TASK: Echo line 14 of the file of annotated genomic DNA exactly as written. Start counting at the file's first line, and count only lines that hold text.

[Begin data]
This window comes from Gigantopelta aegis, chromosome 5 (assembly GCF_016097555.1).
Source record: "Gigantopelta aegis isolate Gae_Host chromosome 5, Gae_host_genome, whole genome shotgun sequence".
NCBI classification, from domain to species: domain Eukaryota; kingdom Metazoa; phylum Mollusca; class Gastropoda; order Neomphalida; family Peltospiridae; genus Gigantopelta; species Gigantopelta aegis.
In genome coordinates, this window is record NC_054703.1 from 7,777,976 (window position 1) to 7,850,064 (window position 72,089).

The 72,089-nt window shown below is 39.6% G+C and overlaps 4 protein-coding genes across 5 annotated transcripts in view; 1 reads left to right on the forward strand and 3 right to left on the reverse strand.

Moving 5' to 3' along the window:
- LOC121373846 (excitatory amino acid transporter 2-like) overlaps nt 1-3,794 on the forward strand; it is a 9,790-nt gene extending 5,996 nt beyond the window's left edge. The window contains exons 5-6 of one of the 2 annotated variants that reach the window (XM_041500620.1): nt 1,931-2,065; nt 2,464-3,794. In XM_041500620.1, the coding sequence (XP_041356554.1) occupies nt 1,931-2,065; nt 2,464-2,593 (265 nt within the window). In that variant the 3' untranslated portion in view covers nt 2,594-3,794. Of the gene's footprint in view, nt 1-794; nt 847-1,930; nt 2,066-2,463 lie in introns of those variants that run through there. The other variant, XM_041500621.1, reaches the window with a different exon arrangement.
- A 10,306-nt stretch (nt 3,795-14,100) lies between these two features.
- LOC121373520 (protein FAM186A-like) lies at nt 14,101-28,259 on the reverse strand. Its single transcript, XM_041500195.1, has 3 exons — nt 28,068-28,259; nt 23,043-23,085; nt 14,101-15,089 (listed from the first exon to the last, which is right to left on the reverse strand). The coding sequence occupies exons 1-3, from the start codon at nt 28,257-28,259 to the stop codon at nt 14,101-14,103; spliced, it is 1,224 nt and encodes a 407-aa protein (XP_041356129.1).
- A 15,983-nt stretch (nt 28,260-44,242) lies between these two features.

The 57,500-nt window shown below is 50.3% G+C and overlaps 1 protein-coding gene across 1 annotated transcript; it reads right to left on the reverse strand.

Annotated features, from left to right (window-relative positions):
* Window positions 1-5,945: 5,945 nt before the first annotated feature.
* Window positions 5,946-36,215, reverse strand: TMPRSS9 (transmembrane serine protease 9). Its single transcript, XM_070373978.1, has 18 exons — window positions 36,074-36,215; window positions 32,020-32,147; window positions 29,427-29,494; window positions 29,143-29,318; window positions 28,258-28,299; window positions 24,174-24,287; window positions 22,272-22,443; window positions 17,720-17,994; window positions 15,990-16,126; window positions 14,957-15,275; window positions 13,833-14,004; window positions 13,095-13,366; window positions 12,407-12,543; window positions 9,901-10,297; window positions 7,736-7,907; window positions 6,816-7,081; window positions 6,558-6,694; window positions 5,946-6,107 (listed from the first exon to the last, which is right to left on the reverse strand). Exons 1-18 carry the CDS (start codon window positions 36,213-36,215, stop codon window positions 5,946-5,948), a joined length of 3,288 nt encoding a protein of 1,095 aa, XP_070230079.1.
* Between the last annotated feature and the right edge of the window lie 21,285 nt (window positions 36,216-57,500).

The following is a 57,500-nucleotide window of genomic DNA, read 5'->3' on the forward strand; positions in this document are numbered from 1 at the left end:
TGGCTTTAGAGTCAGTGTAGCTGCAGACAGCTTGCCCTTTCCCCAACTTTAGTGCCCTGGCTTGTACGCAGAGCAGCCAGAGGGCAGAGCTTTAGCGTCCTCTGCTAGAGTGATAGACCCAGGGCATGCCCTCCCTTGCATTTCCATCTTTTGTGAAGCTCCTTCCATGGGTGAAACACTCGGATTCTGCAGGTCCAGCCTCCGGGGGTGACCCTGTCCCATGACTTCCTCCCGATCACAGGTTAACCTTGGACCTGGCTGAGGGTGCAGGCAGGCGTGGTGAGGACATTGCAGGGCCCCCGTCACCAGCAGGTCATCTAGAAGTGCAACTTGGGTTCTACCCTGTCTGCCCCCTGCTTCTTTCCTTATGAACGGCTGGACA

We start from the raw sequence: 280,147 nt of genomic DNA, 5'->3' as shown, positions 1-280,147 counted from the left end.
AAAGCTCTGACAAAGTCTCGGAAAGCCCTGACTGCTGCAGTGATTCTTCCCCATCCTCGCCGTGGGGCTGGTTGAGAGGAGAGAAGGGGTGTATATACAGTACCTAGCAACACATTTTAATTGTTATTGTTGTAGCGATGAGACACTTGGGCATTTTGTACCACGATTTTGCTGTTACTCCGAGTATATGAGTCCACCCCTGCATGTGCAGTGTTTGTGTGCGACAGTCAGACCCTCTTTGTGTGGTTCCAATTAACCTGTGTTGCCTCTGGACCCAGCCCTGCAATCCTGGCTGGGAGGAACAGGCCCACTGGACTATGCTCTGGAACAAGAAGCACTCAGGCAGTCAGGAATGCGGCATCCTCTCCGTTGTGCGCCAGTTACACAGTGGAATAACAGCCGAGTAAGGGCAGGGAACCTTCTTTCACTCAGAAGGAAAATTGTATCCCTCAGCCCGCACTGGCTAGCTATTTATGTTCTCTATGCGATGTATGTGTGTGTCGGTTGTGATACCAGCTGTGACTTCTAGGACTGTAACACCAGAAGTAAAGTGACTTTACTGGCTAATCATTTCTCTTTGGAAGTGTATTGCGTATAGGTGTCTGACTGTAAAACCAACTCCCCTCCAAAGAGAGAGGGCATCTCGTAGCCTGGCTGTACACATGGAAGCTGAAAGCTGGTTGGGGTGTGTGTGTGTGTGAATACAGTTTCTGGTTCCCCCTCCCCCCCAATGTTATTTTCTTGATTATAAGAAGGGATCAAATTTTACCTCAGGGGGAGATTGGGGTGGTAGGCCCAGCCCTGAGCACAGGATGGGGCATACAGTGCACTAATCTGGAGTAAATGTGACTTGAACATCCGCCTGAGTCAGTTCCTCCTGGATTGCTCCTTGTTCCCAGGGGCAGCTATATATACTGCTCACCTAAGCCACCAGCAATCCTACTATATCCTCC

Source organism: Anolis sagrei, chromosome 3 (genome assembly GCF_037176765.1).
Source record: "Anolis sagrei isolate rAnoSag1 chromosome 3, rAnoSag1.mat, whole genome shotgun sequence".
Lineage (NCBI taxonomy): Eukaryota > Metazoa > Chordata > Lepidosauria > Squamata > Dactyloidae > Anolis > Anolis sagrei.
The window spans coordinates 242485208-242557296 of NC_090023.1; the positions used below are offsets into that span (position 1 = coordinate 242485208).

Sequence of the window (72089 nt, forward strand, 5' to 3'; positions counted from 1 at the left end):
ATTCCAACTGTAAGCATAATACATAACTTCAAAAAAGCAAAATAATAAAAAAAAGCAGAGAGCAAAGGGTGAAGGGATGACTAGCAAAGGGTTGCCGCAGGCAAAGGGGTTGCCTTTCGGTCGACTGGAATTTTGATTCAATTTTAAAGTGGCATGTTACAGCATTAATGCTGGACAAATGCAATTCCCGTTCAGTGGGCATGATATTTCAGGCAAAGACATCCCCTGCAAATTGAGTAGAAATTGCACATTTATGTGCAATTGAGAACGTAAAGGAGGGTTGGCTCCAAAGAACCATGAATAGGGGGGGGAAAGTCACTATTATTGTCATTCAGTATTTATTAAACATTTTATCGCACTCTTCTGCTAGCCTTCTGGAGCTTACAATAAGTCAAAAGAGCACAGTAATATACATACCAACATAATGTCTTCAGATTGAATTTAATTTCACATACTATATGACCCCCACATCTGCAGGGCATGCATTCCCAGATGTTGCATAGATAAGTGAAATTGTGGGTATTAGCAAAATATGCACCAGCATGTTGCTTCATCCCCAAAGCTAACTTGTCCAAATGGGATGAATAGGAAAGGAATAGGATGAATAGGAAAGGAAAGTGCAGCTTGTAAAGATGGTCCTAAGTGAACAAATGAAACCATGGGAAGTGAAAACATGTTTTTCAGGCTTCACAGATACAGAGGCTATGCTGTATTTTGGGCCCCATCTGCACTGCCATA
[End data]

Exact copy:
* Window positions 5,946-36,215, reverse strand: TMPRSS9 (transmembrane serine protease 9). Its single transcript, XM_070373978.1, has 18 exons — window positions 36,074-36,215; window positions 32,020-32,147; window positions 29,427-29,494; window positions 29,143-29,318; window positions 28,258-28,299; window positions 24,174-24,287; window positions 22,272-22,443; window positions 17,720-17,994; window positions 15,990-16,126; window positions 14,957-15,275; window positions 13,833-14,004; window positions 13,095-13,366; window positions 12,407-12,543; window positions 9,901-10,297; window positions 7,736-7,907; window positions 6,816-7,081; window positions 6,558-6,694; window positions 5,946-6,107 (listed from the first exon to the last, which is right to left on the reverse strand). Exons 1-18 carry the CDS (start codon window positions 36,213-36,215, stop codon window positions 5,946-5,948), a joined length of 3,288 nt encoding a protein of 1,095 aa, XP_070230079.1.